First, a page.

The role of branding in the Finance Industry
Traditional banking has become an industry filled with distrust and concern for many over the safety of their cash. However, there is a new age of banking emerging, the rise of the Fintech start-ups aiming to target the millennial market. This article explores how through the use of branding and marketing, digital banks are restoring our faith in this controversial industry…
Why is branding important?
Branding is useful as it helps consumers build familiarity and therefore trust in a company’s services. This in turn could help firms develop a competitive edge in the crowded financial services market.
A decade on from the Great Recession, branding has become more important in the finance industry as consumer confidence remains low. This is highlighted in a YouGov survey (shown in Figure 1) where 67% of respondents believe banks ‘do not work in the best interests of UK society.’
Millennials are a particular market that have a lack of trust in banks, as according to CNBC, 45.3% of participants in the WEF’s Global Shapers Survey “disagree with the statement that they trust banks to be fair and honest”. As a result, this has created opportunities for Fintech companies to target this market with the aim of making banking more personalised.
Challengers in Finance
A few challengers disrupting the industry include Habito (online mortgage broker est. 2015); Revolut (digital bank est. 2015) and Wrisk (online insurance provider est. 2018). As technology is changing the face of banking, trust is key for firms to establish a customer base. This is because in order for finance start-ups to survive, consumers need to have the utmost confidence in banks and brokers to handle their cash. This is especially considering that in the past consumers could rely on an in-store service to handle any issues, which is no longer available for Fintech firms.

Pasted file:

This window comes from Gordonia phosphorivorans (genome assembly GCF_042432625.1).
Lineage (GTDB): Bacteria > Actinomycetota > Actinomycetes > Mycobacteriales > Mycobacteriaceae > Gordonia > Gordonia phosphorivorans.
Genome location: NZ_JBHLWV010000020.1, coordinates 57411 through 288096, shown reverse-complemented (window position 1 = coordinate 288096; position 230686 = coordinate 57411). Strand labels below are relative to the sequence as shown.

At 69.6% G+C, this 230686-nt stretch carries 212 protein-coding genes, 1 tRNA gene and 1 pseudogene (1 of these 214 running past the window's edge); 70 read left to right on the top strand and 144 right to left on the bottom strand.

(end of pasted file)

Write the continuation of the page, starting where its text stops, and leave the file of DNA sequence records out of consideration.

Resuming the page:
Case Study: Monzo
Monzo is a challenger bank who has seen a significant amount of success since 2015. This digital and mobile bank has established a customer base of 3 million and has the strongest brand support according to YouGov.
We are going to take a closer look at Monzo’s marketing strategy and the change to a traditional approach identifying the beneficial impact this had on the brand.
Monzo’s Crowdfunding Campaign
Monzo raised £20 million in the largest ever crowdfunding campaign which took under 3 hours and saw 35,972 members investing according to Which? . The campaign was such a success because consumers recognized that the money raised was invested back into the company to develop loan products (and future R and D) hence having a direct benefit for members. This supports Monzo’s mission of “making money work for everyone”.
Monzo’s switch to traditional marketing
Unusually, 80% of Monzo’s marketing has been through word-of mouth, using commuting meet-ups and hackathons according to Marketing Week. However, the company has had success branching out into a more traditional approach using YouTube ads on Facebook and Google.
Additionally, the recent TV advert that Monzo produced in May had significant success with a rise in 100,000 sign-ups in June and a rise in brand awareness from 35% to 48%, a 13-point increase according to Marketing Week. This meant that considering the TV campaign was Monzo’s first with the aim to expand the target market from being ‘95% male and 100% iPhone-owning’ in 2015 (according to the Guardian) to an older audience it worked extremely well shown on Figure 3 below.
To conclude, we can see how Fintech companies have been able to take advantage of a decline in support in traditional banking and through combining a range of traditional and modern marketing they have generated consumer confidence and loyalty. As technology continues to evolve it seems that the new age of banking has endless possibilities…
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